COVID-19 crisis dominates G20 summit in Saudi Arabia, first for an Arab nation


G20 leaders appeared in multiple windows on a flickering screen.


The Saudi King Salman opened the G20 summit on Saturday as the first for an Arab nation. The virtual forum was dominated by efforts to tackle the coronavirus crisis and the worst global recession in decades.

G20 leaders, including US President Donald Trump, who refuses to allow a bitter election, appeared in multiple windows on a flickering screen in a high-stakes webinar amid the raging pandemic.

Heads of State and Government gather online for the two-day “meeting” as international efforts to large-scale coronavirus vaccine adoption mount after a breakthrough in studies and G20 countries are increasingly urged to resolve a $ 4.5 billion funding bottleneck Balance US dollars.

“While we are optimistic about the progress made in developing vaccines, therapeutics and diagnostic tools for Covid-19, we must work to create the conditions for affordable and equitable access to these tools for all,” said King Salman, Host of the summit.

“We have a duty to face the challenge together during this summit and to send a strong message of hope and reassurance to our people by adopting measures to contain this crisis,” he told world leaders in the opening speeches.

When the landmark event started, there were some early quirks when someone told the king that “the whole world is watching” before the event started, Chinese President Xi Jinping apparently had to seek technical assistance, and French President Emmanuel Macron was chatting with an aide off camera.

As Saudi hopes for a big coming-out parade are dashed due to the pandemic, the event is reduced to short online sessions that observers refer to as “digital diplomacy”.

Despite having to give up much of the usual summit meetings, Saudi Arabia started the meeting with an aerial acrobatics display over Riyadh.

And denied the opportunity to take the traditional “family photo”, a montage of G20 leaders was projected onto the ruins of the historic city of Diriyah during a gala event on Friday.

Along with Xi, Chancellor Angela Merkel and Russian President Vladimir Putin are among the leaders who are expected to speak at the summit, with climate change being one of the top issues on the agenda.

Trump is also attending, but it is unclear whether the US president, who continues to oppose his electoral defeat, will deliver a speech. Many G20 leaders have already congratulated his rival, President-elect Joe Biden.

“Bolder measures”

The G20 has contributed more than $ 21 billion to fight the pandemic that infected 56 million people and killed 1.3 million people worldwide, and injected $ 11 trillion to “protect the virus-ridden global economy.” “.

However, the group’s heads of state and government are under increasing pressure to avoid possible loan defaults in developing countries.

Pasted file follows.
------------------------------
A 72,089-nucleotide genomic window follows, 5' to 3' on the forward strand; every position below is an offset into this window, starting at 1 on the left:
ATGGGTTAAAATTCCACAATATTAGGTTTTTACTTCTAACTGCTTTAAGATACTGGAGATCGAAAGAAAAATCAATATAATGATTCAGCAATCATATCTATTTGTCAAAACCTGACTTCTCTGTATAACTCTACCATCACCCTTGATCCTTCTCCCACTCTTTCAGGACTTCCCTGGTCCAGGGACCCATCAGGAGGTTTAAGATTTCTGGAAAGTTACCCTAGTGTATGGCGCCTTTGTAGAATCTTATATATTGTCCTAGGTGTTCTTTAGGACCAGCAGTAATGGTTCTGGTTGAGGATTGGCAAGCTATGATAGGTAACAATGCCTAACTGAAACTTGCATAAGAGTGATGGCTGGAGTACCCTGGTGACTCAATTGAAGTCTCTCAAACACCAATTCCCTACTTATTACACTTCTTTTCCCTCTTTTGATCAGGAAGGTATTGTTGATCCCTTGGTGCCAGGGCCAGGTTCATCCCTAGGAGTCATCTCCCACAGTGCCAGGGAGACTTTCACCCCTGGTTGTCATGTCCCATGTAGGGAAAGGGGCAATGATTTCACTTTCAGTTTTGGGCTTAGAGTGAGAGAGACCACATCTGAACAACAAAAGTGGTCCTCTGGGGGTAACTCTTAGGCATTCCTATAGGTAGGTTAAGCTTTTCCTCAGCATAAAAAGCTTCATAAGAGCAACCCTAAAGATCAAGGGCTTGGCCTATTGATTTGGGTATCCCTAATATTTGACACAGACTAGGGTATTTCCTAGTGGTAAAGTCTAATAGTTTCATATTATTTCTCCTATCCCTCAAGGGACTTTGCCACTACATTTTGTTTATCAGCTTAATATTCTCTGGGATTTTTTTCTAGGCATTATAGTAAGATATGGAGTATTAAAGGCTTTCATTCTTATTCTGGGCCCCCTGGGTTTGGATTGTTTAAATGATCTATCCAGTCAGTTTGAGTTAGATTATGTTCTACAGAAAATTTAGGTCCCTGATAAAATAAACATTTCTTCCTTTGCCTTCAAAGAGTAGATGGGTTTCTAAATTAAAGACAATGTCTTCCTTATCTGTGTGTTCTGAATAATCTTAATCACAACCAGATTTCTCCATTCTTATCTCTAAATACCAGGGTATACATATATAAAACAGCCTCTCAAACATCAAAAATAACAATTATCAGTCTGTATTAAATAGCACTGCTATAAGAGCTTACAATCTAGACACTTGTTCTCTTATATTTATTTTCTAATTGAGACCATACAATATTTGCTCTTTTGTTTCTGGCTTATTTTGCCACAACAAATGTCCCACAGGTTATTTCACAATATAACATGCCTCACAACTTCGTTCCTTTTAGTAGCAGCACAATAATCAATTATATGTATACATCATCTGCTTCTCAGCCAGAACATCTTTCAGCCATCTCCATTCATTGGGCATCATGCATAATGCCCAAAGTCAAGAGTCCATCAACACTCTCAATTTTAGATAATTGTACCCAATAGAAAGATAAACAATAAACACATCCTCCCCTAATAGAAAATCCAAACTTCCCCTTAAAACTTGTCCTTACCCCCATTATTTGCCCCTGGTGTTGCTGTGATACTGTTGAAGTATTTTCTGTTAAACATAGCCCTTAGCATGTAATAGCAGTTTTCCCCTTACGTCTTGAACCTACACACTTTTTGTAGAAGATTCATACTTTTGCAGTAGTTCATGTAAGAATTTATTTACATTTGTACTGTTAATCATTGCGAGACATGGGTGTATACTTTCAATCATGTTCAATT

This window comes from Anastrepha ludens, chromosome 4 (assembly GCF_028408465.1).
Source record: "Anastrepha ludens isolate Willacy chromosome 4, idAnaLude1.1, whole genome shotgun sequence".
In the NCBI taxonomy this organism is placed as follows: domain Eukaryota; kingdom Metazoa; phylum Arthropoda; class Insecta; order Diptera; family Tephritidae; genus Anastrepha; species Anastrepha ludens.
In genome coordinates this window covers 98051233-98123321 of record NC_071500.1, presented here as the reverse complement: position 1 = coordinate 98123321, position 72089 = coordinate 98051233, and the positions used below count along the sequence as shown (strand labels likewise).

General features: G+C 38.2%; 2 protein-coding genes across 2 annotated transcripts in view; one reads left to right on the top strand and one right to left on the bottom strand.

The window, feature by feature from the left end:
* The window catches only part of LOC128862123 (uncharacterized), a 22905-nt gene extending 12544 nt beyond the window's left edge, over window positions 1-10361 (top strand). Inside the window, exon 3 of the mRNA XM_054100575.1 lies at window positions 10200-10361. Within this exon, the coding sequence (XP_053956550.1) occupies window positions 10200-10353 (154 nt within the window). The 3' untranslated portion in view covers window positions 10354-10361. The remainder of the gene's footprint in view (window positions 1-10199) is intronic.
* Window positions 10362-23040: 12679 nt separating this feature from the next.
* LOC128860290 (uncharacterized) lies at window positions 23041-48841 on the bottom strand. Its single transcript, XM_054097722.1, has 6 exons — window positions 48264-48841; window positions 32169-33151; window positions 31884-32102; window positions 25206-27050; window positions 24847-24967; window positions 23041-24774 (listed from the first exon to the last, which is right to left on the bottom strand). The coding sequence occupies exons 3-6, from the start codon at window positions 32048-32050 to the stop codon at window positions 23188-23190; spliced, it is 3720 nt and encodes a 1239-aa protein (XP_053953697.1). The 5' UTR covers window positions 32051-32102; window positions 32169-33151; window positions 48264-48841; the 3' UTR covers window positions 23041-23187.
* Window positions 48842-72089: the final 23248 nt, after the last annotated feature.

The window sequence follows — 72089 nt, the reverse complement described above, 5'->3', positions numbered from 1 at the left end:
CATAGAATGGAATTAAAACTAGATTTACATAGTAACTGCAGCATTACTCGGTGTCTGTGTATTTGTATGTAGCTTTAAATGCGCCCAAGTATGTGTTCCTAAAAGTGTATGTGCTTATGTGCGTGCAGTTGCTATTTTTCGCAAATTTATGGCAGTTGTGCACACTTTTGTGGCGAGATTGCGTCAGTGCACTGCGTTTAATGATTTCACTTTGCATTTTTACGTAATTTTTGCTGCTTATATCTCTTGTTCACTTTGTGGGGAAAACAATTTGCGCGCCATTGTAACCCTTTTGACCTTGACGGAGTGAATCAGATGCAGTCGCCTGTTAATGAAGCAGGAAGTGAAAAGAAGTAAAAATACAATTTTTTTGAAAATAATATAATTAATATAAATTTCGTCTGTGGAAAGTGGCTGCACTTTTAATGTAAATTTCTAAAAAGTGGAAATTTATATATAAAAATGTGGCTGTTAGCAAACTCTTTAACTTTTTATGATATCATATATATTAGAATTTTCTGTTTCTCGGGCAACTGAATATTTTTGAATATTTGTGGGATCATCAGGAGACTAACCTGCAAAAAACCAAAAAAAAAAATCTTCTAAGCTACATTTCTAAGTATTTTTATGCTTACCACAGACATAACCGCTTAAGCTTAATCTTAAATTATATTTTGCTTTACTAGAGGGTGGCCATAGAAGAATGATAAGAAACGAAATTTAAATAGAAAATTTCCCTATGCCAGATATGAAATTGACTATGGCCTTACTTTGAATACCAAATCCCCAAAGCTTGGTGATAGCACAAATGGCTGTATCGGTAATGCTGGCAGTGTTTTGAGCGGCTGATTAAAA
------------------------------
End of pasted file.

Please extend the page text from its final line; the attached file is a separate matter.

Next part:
Last week finance ministers declared a “common framework” for an expanded debt rescheduling plan for virus-hit countries, but activists say the measure is insufficient.

Ministers had extended a debt suspension initiative for developing countries until next June, but UN Secretary-General Antonio Guterres has pushed for a commitment to extend it until the end of 2021.

International Monetary Fund executive director Kristalina Georgieva has warned that the global economy is facing a difficult path from the Covid-19 downturn, although vaccines are now in sight.

The G20 countries must help to close the funding gap of 4.5 billion US dollars that the so-called ACT Accelerator, the Norwegian Prime Minister, the South African President, the heads of the European Union and the World Health Organization in a joint letter to the Group have requested.

The program promotes fair distribution of Covid-19 vaccines to help contain the pandemic.

“Serious Abuse”

Saudi Arabia’s human rights record has dwarfed the gathering as activists and families of detained activists make vigorous efforts to highlight the issue.

Investment Minister Khalid al-Falih was asked at a press conference whether Saudi Arabia needs to try a different approach to overcome negative headlines, including the murder of journalist Jamal Khashoggi and the detention of critics on persistent crackdown.

In a country where executives rarely ask such questions, the moderator asked the journalist to move the question elsewhere, but Falih insisted on answering it.

“Investors are not journalists, investors are looking for countries where they can trust an effective government with proper economic decisions,” he said.

Some Western officials have indicated that human rights will not be brought up at the summit and say they prefer to use bilateral forums to discuss the issue with Riyadh.

“Rather than expressing concern about the grave abuses in Saudi Arabia, the G20 is stepping up the Saudi government’s well-funded publicity efforts to portray the country as ‘reforming’ despite a sharp rise in repression,” said Michael Page of Human Rights Watch.

(Except for the headline, this story was not edited by GossipMantri staff and posted from a syndicated feed.)


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